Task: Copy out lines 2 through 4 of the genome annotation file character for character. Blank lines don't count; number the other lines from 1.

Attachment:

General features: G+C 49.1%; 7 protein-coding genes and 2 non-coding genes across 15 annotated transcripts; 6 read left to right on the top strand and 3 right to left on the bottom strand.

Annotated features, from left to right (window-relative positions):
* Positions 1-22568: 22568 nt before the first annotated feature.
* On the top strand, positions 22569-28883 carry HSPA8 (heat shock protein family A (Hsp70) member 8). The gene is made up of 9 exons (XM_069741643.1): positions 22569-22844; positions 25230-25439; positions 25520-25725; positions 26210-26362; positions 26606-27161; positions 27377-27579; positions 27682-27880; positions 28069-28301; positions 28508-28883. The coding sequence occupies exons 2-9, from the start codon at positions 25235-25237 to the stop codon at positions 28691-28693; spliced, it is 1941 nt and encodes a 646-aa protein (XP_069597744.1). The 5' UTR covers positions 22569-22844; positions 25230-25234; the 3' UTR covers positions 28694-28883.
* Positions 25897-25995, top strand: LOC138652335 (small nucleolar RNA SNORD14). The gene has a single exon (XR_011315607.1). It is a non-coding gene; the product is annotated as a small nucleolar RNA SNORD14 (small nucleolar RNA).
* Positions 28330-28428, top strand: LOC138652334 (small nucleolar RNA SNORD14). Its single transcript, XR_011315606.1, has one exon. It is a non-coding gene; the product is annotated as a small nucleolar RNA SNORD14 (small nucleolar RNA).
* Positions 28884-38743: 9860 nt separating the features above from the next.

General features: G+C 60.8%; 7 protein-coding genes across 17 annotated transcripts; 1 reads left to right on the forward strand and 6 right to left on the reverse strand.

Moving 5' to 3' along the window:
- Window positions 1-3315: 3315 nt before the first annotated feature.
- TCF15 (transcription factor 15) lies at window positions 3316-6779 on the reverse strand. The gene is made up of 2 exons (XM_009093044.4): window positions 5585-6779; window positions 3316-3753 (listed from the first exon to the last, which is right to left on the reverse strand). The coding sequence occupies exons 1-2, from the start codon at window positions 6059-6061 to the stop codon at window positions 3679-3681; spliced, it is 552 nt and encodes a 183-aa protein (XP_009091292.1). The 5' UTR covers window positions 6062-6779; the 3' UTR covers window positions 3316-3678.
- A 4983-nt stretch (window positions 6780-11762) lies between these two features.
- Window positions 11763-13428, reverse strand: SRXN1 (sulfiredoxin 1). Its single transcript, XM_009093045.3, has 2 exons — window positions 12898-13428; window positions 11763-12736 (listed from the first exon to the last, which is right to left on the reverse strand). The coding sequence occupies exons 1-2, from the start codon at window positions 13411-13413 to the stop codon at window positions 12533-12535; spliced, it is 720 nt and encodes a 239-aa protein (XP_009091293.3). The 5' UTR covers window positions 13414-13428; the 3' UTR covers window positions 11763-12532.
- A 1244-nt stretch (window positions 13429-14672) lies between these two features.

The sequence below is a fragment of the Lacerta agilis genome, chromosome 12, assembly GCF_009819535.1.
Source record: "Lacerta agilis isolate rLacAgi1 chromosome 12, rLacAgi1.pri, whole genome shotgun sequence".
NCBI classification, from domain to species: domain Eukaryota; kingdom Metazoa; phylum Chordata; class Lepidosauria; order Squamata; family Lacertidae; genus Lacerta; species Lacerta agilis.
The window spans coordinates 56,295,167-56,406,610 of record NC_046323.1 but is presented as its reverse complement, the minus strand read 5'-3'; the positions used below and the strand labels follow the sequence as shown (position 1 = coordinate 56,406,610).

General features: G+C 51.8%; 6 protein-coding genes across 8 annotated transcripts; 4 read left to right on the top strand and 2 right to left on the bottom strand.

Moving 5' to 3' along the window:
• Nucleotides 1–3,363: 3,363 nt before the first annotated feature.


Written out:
Annotated features, from left to right (window-relative positions):
* Positions 1-22568: 22568 nt before the first annotated feature.
* On the top strand, positions 22569-28883 carry HSPA8 (heat shock protein family A (Hsp70) member 8). The gene is made up of 9 exons (XM_069741643.1): positions 22569-22844; positions 25230-25439; positions 25520-25725; positions 26210-26362; positions 26606-27161; positions 27377-27579; positions 27682-27880; positions 28069-28301; positions 28508-28883. The coding sequence occupies exons 2-9, from the start codon at positions 25235-25237 to the stop codon at positions 28691-28693; spliced, it is 1941 nt and encodes a 646-aa protein (XP_069597744.1). The 5' UTR covers positions 22569-22844; positions 25230-25234; the 3' UTR covers positions 28694-28883.